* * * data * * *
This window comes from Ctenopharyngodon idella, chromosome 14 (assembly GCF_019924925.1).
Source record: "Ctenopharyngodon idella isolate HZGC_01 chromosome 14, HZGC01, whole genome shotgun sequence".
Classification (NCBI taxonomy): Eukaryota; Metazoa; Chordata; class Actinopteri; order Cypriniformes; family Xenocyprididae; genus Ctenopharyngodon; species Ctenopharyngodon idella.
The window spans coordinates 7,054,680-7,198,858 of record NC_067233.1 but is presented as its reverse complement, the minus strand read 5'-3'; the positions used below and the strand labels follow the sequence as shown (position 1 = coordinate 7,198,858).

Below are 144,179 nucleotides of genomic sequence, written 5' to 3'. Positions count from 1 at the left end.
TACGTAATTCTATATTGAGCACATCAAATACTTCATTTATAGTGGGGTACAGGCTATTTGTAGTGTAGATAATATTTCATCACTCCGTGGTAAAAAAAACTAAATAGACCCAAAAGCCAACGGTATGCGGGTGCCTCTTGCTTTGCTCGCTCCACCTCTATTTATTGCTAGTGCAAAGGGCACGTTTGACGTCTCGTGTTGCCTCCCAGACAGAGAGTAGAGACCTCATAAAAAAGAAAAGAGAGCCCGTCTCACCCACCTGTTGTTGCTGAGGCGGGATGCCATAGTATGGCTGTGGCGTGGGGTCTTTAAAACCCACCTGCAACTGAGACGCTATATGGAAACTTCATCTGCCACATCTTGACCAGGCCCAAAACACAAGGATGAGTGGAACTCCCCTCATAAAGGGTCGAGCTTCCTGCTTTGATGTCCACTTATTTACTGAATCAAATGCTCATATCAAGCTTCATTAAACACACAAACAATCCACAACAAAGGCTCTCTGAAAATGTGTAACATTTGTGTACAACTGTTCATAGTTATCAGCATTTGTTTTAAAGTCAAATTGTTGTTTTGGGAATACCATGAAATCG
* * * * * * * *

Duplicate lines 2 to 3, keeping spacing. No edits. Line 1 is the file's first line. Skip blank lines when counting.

Source record: "Ctenopharyngodon idella isolate HZGC_01 chromosome 14, HZGC01, whole genome shotgun sequence".
Classification (NCBI taxonomy): Eukaryota; Metazoa; Chordata; class Actinopteri; order Cypriniformes; family Xenocyprididae; genus Ctenopharyngodon; species Ctenopharyngodon idella.